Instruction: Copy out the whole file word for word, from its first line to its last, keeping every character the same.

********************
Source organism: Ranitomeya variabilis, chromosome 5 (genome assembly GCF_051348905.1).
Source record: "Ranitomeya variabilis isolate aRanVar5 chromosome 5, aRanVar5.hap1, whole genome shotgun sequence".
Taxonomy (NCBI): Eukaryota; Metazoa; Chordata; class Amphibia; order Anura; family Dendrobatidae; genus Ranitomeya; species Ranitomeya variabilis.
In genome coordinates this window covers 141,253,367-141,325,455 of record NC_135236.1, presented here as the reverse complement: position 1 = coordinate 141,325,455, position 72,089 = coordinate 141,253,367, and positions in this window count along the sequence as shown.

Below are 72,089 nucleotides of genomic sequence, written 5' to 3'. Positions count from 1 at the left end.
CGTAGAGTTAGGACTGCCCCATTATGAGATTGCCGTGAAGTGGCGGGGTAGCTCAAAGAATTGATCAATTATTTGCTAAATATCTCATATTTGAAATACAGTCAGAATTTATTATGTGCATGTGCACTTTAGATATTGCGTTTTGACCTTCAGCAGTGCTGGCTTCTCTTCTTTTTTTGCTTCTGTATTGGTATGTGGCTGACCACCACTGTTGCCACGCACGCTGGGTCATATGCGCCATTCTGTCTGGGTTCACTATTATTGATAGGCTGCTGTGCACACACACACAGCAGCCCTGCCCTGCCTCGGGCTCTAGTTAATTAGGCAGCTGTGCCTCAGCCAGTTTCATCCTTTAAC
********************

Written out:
Source organism: Ranitomeya variabilis, chromosome 5 (genome assembly GCF_051348905.1).
Source record: "Ranitomeya variabilis isolate aRanVar5 chromosome 5, aRanVar5.hap1, whole genome shotgun sequence".
Taxonomy (NCBI): Eukaryota; Metazoa; Chordata; class Amphibia; order Anura; family Dendrobatidae; genus Ranitomeya; species Ranitomeya variabilis.
In genome coordinates this window covers 141,253,367-141,325,455 of record NC_135236.1, presented here as the reverse complement: position 1 = coordinate 141,325,455, position 72,089 = coordinate 141,253,367, and positions in this window count along the sequence as shown.

Below are 72,089 nucleotides of genomic sequence, written 5' to 3'. Positions count from 1 at the left end.
CGTAGAGTTAGGACTGCCCCATTATGAGATTGCCGTGAAGTGGCGGGGTAGCTCAAAGAATTGATCAATTATTTGCTAAATATCTCATATTTGAAATACAGTCAGAATTTATTATGTGCATGTGCACTTTAGATATTGCGTTTTGACCTTCAGCAGTGCTGGCTTCTCTTCTTTTTTTGCTTCTGTATTGGTATGTGGCTGACCACCACTGTTGCCACGCACGCTGGGTCATATGCGCCATTCTGTCTGGGTTCACTATTATTGATAGGCTGCTGTGCACACACACACAGCAGCCCTGCCCTGCCTCGGGCTCTAGTTAATTAGGCAGCTGTGCCTCAGCCAGTTTCATCCTTTAAC